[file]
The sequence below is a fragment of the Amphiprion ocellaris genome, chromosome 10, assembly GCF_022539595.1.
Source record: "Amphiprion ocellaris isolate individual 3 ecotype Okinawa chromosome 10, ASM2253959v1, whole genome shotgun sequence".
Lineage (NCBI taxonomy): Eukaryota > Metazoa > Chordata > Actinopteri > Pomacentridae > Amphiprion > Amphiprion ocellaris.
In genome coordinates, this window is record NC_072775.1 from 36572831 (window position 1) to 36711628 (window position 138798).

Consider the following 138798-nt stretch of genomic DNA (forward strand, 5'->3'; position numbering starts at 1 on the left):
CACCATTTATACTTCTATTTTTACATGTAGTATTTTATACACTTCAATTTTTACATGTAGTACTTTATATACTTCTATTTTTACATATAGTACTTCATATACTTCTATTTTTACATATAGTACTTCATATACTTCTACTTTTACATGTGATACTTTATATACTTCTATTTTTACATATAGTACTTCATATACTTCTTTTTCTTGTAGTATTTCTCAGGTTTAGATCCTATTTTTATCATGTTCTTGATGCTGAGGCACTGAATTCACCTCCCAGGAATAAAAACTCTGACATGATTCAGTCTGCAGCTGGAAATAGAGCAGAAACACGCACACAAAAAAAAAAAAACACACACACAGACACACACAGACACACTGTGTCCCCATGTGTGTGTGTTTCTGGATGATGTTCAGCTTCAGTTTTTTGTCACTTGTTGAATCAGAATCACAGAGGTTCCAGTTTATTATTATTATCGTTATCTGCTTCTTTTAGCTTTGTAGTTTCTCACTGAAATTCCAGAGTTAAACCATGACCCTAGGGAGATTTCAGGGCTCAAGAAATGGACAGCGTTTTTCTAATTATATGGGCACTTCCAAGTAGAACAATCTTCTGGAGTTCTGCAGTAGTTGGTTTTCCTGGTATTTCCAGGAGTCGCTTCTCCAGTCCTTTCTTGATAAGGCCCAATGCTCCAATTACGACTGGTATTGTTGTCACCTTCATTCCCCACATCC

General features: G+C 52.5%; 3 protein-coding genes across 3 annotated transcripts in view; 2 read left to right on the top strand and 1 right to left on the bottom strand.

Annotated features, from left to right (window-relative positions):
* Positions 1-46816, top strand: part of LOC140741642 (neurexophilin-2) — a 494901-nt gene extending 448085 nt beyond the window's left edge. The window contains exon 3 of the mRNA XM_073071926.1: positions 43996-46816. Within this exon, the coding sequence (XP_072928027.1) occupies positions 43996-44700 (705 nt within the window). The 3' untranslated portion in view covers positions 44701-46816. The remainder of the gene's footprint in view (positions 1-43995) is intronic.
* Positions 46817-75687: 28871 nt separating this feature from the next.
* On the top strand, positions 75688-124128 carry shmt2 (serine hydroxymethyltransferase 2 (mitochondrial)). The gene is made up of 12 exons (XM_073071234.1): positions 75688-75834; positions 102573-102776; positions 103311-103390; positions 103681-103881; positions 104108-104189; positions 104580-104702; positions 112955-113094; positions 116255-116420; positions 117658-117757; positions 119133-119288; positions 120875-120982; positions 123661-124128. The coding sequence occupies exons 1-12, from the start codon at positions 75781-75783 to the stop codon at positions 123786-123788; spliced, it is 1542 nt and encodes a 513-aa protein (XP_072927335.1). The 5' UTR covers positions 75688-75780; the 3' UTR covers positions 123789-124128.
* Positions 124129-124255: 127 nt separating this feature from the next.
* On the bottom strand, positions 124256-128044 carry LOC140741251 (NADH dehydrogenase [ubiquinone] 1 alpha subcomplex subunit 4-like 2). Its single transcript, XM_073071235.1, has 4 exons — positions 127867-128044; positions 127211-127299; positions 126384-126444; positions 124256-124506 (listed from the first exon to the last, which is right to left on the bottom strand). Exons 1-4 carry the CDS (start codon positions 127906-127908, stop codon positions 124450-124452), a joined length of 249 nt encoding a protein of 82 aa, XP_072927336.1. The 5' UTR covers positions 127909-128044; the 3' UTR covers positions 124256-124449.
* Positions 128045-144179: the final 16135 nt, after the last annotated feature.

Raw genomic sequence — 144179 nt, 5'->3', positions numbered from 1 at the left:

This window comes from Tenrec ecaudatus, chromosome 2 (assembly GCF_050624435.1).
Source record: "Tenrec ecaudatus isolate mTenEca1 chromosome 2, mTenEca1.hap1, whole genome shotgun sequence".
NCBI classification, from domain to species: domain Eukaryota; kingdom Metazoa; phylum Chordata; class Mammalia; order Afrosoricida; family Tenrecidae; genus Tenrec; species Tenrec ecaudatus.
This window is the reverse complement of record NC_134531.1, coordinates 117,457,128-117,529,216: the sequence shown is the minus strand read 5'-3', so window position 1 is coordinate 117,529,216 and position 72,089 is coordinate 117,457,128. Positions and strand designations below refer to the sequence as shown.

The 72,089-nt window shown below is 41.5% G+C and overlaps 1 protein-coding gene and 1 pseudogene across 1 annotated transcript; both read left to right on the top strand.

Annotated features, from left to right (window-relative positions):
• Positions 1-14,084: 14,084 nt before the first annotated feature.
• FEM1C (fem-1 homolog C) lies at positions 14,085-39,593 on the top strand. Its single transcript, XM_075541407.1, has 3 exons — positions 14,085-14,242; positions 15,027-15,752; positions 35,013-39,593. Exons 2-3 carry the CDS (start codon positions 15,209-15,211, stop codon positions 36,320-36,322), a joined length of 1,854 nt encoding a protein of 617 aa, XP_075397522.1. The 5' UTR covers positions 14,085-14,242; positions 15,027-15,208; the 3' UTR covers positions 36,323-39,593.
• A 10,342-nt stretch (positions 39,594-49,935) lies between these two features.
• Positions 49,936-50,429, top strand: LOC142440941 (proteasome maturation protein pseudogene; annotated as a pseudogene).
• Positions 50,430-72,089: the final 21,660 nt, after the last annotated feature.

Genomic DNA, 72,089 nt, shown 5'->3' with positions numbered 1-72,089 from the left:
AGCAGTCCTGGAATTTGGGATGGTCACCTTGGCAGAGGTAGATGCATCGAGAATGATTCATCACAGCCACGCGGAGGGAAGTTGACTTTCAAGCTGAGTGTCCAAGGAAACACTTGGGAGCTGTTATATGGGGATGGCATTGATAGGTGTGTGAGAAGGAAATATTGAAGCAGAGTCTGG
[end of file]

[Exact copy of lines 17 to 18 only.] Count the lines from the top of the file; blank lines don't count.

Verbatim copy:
Source record: "Tenrec ecaudatus isolate mTenEca1 chromosome 2, mTenEca1.hap1, whole genome shotgun sequence".
NCBI classification, from domain to species: domain Eukaryota; kingdom Metazoa; phylum Chordata; class Mammalia; order Afrosoricida; family Tenrecidae; genus Tenrec; species Tenrec ecaudatus.